### Video Transcript

Find the limit of five over π₯ to
the four plus eight, as π₯ approaches infinity.

We take π₯ approaching infinity to
mean that π₯ increases without bound. So what happens as π₯ gets larger
and larger? Well, for very large values of π₯,
π₯ to the four is very very very very large. And so when you divide five by this
very very very very large number, you get something very small. And so intuitively, as π₯
increases, five over π₯ to the four gets smaller and smaller, closer and closer to
zero.

On the other hand, this eight
doesnβt change. Its value stays the same. And so itβs reasonable to believe
that the value of the limit of the whole thing is just eight. And indeed, this is true. We can use a graph of the function
to show that as π₯ increases without bound, the value of the function approaches
eight. We start with π₯ equals one. And we see that the value of the
function, which is represented by the π¦-coordinate of a point on the graph, gets
closer and closer to eight.

In fact, pretty soon, the graph of
the function is indistinguishable from the line with equation π¦ equals eight. But in fact, if you could zoom in,
you would be able to see that the graph of the function lies slightly above this
line. In addition to perhaps the slightly
handwavy intuitive method and the graphical method, there is an algebraic method
which you might be more comfortable with, or feel is more formal.

We go back to the limit we want to
evaluate. And we use the fact that the limit
of a sum of functions is equal to the sum of the limits of the functions, assuming
they both exist. And so we can break up the limit we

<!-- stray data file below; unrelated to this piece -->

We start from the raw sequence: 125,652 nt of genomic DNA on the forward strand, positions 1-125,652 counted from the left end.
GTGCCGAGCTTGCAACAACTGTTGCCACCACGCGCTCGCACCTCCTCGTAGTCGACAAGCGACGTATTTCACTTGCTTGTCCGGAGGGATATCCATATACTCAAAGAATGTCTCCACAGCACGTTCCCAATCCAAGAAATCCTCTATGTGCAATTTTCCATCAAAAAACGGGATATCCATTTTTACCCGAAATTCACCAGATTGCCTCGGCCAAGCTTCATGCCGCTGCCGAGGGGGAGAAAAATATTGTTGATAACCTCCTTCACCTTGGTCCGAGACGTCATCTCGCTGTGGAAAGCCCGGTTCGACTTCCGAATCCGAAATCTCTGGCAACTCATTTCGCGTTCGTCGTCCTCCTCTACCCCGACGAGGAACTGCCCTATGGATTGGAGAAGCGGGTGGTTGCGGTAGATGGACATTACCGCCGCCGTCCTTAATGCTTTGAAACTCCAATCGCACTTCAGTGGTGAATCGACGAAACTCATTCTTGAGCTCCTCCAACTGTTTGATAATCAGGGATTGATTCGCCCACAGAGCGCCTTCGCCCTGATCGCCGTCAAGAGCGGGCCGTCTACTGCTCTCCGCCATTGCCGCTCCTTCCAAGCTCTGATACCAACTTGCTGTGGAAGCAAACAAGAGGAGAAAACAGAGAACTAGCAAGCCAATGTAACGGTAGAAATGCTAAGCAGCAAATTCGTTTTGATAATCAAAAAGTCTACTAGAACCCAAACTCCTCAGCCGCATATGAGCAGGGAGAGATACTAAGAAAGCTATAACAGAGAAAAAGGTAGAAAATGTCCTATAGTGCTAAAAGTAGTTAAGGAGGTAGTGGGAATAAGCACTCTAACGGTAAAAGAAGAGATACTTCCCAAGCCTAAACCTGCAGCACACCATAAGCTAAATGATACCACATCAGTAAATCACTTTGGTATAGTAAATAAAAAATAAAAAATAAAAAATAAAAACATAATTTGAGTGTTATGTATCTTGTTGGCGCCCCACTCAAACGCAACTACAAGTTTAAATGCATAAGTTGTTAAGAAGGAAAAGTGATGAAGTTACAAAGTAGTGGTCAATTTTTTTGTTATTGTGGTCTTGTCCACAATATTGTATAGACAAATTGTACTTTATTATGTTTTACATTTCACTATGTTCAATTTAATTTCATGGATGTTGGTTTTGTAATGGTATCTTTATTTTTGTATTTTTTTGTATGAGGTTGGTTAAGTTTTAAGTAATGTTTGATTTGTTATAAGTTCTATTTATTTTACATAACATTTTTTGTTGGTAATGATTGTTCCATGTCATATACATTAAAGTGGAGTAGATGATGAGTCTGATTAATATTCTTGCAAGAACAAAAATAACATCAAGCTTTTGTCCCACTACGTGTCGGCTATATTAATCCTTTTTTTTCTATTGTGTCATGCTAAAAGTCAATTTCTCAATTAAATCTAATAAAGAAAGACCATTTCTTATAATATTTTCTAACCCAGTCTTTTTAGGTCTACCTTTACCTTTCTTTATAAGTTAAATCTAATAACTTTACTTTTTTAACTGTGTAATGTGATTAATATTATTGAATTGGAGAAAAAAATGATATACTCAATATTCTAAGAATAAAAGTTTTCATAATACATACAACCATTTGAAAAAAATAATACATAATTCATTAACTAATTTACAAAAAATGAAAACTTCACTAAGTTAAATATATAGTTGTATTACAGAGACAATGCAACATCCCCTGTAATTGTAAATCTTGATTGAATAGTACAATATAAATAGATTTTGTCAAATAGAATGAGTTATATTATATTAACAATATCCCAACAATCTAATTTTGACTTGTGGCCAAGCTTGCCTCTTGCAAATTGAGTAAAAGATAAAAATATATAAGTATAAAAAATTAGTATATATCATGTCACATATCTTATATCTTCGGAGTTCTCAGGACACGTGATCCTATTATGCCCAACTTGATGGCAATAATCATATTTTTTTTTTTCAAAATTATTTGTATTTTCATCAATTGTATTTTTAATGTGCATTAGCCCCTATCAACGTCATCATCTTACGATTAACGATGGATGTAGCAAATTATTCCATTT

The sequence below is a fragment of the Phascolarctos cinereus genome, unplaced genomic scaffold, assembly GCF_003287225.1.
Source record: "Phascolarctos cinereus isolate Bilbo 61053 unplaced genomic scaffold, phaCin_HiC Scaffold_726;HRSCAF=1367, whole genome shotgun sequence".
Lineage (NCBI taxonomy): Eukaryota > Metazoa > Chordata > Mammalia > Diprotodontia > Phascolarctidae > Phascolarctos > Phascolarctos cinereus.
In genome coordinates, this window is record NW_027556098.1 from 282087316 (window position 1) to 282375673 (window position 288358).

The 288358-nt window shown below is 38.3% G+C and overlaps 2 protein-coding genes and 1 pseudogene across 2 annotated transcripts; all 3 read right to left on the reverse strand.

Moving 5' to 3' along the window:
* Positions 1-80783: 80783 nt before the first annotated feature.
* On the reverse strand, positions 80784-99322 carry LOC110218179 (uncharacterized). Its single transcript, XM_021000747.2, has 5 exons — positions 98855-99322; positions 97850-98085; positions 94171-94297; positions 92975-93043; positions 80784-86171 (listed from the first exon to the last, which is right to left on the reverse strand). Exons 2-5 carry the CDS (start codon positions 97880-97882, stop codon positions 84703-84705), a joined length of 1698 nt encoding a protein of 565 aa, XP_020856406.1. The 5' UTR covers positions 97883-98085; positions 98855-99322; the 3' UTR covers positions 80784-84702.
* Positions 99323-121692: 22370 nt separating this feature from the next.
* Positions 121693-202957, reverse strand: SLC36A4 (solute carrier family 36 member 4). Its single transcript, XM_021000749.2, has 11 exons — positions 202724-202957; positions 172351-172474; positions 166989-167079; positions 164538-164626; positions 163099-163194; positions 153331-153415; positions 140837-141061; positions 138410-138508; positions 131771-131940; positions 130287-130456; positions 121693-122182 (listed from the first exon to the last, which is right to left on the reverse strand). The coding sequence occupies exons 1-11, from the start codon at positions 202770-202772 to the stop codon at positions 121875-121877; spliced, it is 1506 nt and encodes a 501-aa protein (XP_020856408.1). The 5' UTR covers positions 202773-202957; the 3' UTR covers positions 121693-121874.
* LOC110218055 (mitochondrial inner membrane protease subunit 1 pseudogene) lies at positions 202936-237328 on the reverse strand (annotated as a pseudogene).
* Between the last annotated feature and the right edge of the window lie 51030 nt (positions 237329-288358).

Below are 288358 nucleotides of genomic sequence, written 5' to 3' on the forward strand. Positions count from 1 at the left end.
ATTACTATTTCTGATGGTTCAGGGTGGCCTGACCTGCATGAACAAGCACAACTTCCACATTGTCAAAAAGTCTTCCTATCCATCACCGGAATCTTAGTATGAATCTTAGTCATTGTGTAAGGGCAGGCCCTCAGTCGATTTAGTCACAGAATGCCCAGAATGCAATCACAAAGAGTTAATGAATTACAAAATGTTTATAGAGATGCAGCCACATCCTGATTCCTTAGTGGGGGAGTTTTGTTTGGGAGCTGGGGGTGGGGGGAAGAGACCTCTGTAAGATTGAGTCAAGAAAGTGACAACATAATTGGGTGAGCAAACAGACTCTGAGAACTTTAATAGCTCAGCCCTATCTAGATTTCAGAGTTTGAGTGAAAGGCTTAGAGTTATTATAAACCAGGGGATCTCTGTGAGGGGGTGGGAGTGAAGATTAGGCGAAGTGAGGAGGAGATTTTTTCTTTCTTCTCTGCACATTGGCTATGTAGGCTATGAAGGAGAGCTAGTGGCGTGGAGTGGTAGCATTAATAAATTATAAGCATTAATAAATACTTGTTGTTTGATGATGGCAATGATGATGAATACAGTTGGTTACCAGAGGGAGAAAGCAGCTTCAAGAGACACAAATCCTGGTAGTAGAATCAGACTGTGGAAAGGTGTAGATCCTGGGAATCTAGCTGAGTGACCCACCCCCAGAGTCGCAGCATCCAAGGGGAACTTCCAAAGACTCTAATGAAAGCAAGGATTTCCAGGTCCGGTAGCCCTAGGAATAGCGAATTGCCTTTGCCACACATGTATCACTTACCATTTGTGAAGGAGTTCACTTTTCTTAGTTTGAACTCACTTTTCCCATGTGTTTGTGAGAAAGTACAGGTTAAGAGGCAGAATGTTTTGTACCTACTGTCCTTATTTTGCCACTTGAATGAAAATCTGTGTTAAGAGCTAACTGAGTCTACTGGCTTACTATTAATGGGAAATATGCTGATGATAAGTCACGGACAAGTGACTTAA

want to evaluate into two limits. The limit of five over π₯ to the
four, as π₯ approaches infinity and the limit of eight, as π₯ approaches
infinity. This law holds not only when π is
some real number that π₯ is approaching, but also when π₯ approaches infinity or
negative infinity.

And we can use another law of
limits here to write the limit of a constant multiple of the function as that
constant multiple of the limit of the function. The limit of five over π₯ to the
four is therefore five times the limit of one over π₯ to the four. Perhaps itβs obvious to you right
now that the value of the highlighted limit is just zero. But we can use another law of
limits that the limit of a power of the function is just that power of the limit of
the function.

And so we can write this limit in
terms of the limit of the reciprocal function one over π₯, as π₯ approaches
infinity. Here we also had to use the fact
that one over π₯ to the four is one over π₯ to the four. We canβt continue this process
forever, relating our limit, that we want to find the value of, to other limits,
like the limit of the reciprocal function. Eventually, weβre going to have to
evaluate some limits. We use the fact that the limit of
the reciprocal function one over π₯, as π₯ approaches infinity, is zero. And the limit of the constant
function eight, as π₯ approaches any value or indeed infinity, is just the constant
eight.

You can take the values of these
limits to be laws of limits in some sense. Hopefully, they are intuitively
true. But they can also be proved
rigorously using a definition of limits which you may or may not have seen
already.

Our final step is just to
evaluate. And we get the value eight, as
before. You may have thought that the value
of this limit was obvious from the start. If not, then hopefully, you pick up
some of this intuition as you learn more. But itβs important to understand
that in this case, our intuition can be justified by the laws of limits which can
then be proved rigorously using a further definition.